When Sian Healey was born, her mum Deb realised that something wasn’t quite right. She didn’t open her eyes, and didn’t cry like her older brother had.

By that night, doctors had transferred Sian out of Cairns to the Royal Children’s Hospital in Brisbane, and then onto Prince Charles Hospital.

Sian was diagnosed by doctors at Prince Charles with a congenital heart disease called tetralogy of fallot. This disease involves a number of abnormalities occurring in the heart, which leads to low blood oxygen levels.

At just six days old, Sian underwent an operation where a shunt was inserted in her heart to create an additional pathway for blood to travel. Her anxious parents waited nine weeks for Sian to be allowed to leave the hospital and travel home for the first time.

Only three months after her birth, Sian was back in Brisbane to have a cardiac catheter inserted when it was discovered that she would require a second operation. Doctors inserted another larger shunt to further increase blood flow. Fortunately this time Sian’s stay was limited to just over two weeks.

It was 17 months later when Sian first visited the Mater Children’s Hospital for a total surgical repair. She was admitted to the children’s cardiac ward.

The research Sian helped with

This is when Sian met the research team that the Preston James Fund supports in the PICU. Sian’s parents generously offered to allow Sian to help other children by participating in cardiac research.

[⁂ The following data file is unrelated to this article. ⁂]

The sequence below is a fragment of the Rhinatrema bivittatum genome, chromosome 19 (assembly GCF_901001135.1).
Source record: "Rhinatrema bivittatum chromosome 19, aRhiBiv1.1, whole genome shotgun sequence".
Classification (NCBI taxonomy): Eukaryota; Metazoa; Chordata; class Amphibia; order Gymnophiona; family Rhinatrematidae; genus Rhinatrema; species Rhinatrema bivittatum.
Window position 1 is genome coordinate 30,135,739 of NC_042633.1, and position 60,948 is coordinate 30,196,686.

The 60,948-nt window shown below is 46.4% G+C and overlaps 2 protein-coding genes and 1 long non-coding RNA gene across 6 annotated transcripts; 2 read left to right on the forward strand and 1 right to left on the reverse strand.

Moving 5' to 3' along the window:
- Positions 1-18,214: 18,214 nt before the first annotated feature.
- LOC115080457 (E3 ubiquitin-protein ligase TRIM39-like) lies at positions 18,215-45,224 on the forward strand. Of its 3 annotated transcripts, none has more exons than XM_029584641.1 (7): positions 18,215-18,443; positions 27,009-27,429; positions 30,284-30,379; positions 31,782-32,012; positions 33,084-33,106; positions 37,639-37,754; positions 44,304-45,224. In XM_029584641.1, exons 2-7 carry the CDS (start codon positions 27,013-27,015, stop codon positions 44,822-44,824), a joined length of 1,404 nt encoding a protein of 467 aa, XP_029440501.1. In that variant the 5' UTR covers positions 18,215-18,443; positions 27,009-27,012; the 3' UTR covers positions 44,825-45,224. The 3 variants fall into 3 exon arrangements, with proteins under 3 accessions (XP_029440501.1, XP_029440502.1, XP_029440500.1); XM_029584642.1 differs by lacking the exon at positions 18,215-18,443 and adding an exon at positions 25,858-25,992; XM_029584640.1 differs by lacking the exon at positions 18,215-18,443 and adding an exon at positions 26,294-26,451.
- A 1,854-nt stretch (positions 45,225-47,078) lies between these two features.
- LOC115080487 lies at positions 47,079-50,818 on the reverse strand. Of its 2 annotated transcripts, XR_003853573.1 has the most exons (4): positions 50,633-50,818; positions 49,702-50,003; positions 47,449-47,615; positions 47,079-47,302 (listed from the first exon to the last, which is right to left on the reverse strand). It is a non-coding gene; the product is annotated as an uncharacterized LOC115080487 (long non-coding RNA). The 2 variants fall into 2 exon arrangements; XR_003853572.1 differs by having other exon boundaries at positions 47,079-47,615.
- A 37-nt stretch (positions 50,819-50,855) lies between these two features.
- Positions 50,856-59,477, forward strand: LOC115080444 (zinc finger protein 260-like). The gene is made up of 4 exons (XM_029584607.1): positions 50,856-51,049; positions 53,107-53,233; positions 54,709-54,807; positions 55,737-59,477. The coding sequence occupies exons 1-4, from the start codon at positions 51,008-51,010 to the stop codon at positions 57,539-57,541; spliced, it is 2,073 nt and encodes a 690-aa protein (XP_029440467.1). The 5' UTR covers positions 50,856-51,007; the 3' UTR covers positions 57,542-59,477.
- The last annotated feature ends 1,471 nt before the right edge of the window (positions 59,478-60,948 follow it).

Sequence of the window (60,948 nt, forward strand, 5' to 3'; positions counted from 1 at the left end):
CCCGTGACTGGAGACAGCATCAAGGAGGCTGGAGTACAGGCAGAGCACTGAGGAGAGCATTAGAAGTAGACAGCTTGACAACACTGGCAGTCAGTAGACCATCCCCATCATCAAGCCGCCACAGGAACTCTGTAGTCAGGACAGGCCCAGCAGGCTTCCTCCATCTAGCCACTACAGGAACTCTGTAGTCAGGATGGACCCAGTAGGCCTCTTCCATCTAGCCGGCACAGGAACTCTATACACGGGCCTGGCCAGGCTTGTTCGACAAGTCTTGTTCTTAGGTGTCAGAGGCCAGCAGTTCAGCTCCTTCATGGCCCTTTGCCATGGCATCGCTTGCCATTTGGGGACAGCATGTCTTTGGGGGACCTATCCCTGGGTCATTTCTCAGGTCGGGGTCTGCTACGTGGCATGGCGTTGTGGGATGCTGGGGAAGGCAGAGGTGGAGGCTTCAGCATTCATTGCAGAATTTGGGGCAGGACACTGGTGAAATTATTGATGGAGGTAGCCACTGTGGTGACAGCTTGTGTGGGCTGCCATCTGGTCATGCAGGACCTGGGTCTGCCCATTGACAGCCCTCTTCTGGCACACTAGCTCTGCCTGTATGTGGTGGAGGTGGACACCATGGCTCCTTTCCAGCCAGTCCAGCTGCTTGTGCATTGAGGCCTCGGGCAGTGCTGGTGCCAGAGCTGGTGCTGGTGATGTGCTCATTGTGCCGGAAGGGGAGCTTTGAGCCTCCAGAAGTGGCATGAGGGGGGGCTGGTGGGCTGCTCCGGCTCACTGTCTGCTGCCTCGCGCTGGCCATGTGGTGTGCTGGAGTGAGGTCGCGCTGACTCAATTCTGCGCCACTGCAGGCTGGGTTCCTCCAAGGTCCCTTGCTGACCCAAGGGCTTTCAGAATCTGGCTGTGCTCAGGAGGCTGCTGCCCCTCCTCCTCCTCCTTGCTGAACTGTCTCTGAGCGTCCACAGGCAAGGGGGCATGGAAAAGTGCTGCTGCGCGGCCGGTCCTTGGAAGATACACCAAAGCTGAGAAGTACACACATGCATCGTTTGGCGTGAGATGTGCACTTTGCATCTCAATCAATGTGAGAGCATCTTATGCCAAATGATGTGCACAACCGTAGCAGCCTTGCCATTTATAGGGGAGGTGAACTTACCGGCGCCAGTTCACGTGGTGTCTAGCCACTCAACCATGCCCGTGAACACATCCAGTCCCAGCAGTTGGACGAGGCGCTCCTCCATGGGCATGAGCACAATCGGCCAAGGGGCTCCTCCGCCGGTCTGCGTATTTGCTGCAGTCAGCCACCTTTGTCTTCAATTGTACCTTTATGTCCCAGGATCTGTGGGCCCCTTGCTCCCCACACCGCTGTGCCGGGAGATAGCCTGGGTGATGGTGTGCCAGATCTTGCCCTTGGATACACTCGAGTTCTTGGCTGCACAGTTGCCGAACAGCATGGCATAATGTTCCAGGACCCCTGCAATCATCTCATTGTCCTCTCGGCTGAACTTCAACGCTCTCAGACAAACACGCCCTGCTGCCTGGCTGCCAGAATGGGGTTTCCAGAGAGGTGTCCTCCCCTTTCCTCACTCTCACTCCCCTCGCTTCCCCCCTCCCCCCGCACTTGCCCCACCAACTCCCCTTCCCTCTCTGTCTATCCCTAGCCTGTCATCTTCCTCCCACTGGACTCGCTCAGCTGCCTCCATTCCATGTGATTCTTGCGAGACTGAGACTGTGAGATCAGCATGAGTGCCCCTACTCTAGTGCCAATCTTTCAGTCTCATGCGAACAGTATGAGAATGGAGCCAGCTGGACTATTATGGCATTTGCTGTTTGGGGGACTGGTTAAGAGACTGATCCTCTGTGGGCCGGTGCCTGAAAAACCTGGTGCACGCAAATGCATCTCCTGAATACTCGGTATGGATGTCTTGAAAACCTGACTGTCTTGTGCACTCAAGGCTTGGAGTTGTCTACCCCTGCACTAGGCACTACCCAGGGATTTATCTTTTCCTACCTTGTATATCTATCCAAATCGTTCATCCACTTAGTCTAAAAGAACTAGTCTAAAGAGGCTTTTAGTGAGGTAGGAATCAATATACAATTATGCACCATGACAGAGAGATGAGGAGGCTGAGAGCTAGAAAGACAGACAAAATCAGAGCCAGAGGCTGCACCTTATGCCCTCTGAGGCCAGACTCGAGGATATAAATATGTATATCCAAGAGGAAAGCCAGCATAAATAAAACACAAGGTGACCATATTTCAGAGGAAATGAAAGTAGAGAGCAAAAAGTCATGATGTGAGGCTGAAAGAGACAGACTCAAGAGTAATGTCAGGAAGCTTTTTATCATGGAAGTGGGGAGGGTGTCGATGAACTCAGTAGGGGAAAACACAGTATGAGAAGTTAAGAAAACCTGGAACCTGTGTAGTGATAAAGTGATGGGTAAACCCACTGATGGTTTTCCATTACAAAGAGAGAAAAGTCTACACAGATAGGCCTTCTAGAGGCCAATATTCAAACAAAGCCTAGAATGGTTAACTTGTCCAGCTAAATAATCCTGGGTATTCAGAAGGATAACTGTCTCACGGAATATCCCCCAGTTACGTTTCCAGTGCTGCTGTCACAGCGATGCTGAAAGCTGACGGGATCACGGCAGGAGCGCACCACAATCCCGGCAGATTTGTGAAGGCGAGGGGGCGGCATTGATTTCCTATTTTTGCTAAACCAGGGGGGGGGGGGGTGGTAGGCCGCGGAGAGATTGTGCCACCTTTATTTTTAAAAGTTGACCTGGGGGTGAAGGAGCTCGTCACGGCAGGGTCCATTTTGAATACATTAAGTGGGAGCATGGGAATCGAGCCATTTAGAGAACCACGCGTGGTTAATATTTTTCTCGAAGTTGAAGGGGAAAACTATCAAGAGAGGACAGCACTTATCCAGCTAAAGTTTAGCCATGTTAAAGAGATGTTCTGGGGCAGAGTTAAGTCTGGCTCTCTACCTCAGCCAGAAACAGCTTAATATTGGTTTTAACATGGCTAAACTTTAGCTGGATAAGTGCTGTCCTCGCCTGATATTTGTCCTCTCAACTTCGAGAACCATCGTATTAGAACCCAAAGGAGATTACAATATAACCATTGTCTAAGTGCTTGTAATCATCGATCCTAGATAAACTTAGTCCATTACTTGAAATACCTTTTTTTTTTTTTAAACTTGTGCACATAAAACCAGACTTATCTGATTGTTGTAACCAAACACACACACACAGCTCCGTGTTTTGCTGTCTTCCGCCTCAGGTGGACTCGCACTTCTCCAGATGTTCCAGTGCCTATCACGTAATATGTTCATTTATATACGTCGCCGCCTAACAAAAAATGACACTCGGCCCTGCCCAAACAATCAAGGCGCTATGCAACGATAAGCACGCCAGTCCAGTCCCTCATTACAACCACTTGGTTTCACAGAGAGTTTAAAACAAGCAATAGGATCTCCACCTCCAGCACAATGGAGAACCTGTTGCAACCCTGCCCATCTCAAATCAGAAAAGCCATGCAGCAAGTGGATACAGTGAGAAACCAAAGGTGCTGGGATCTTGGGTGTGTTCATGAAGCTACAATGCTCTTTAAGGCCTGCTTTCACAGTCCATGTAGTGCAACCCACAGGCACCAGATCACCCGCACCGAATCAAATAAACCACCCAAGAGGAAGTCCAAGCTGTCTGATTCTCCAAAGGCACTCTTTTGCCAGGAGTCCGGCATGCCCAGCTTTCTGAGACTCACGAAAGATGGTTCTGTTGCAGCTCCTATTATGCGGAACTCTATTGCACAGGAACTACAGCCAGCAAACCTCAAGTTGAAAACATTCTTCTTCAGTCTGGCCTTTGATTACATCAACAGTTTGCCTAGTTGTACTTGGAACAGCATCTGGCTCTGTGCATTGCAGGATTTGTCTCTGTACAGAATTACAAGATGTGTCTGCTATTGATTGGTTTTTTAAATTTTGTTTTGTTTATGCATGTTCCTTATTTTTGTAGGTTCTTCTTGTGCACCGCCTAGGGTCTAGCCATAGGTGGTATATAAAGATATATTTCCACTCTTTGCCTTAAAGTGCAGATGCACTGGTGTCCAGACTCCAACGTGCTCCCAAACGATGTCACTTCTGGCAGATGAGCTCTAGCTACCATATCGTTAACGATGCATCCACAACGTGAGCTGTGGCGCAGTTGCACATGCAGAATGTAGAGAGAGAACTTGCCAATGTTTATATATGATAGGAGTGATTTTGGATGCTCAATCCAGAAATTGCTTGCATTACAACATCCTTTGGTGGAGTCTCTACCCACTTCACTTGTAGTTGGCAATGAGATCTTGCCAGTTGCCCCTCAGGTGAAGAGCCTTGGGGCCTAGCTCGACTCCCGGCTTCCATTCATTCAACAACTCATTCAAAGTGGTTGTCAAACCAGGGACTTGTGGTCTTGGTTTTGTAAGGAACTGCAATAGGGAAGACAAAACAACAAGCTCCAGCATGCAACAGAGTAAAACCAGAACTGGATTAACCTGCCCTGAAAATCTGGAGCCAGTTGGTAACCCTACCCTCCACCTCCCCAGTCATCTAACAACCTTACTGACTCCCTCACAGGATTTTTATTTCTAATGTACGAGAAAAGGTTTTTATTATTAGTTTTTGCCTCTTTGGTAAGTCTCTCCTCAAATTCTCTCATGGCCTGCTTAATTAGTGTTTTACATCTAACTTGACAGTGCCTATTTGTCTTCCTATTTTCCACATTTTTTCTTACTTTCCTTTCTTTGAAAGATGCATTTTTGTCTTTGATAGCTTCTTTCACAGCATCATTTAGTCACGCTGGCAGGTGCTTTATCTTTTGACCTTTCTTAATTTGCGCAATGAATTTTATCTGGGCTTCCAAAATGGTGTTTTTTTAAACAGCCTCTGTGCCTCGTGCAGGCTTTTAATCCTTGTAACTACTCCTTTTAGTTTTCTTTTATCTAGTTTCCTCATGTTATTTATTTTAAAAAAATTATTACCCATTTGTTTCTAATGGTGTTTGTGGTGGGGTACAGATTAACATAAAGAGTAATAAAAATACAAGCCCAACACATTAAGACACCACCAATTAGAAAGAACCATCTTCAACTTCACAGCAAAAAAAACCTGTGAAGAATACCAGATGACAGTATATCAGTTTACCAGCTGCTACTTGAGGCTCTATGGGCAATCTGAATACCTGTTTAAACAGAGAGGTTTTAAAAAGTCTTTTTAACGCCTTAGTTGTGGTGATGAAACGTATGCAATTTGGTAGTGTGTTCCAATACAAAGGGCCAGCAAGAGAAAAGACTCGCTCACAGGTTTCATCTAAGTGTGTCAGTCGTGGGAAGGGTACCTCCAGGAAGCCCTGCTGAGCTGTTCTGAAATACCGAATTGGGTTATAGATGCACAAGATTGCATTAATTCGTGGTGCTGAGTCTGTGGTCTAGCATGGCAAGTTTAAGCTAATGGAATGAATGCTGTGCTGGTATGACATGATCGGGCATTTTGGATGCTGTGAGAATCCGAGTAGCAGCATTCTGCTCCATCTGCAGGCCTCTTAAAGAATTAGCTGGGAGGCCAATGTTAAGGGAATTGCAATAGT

This research is looking at ways of improving the flow of blood and oxygen to the heart. One day the team hopes to produce a life support machine which monitors this flow so that the team are able to maintain the desired balance. This would be a life-saving improvement for children.

Previous research that helped Sian

Sian also benefited from the team’s research as she was quickly moved from life support (through invasive ventilation) to high flow oxygen therapy. This means that high flow oxygen is gently delivered up the nose to provide support for Sian’s own breathing.

The benefit of this is that there is a decreased time needed on life support and therefore a reduced risk of lung injury. It was a lot more comfortable for her, and allowed her partents to nurse her in their arms.

And now?

Sian is still making trips to Brisbane and still faces some ongoing heart issues but her mum Deb said she is a very strong little girl and that the care provided to them is a great comfort.

Sian’s participation, and the help of other sick children, is vital to the research that the team at the PICU are undertaking as it will bring life-saving knowledge that will help other children in the future.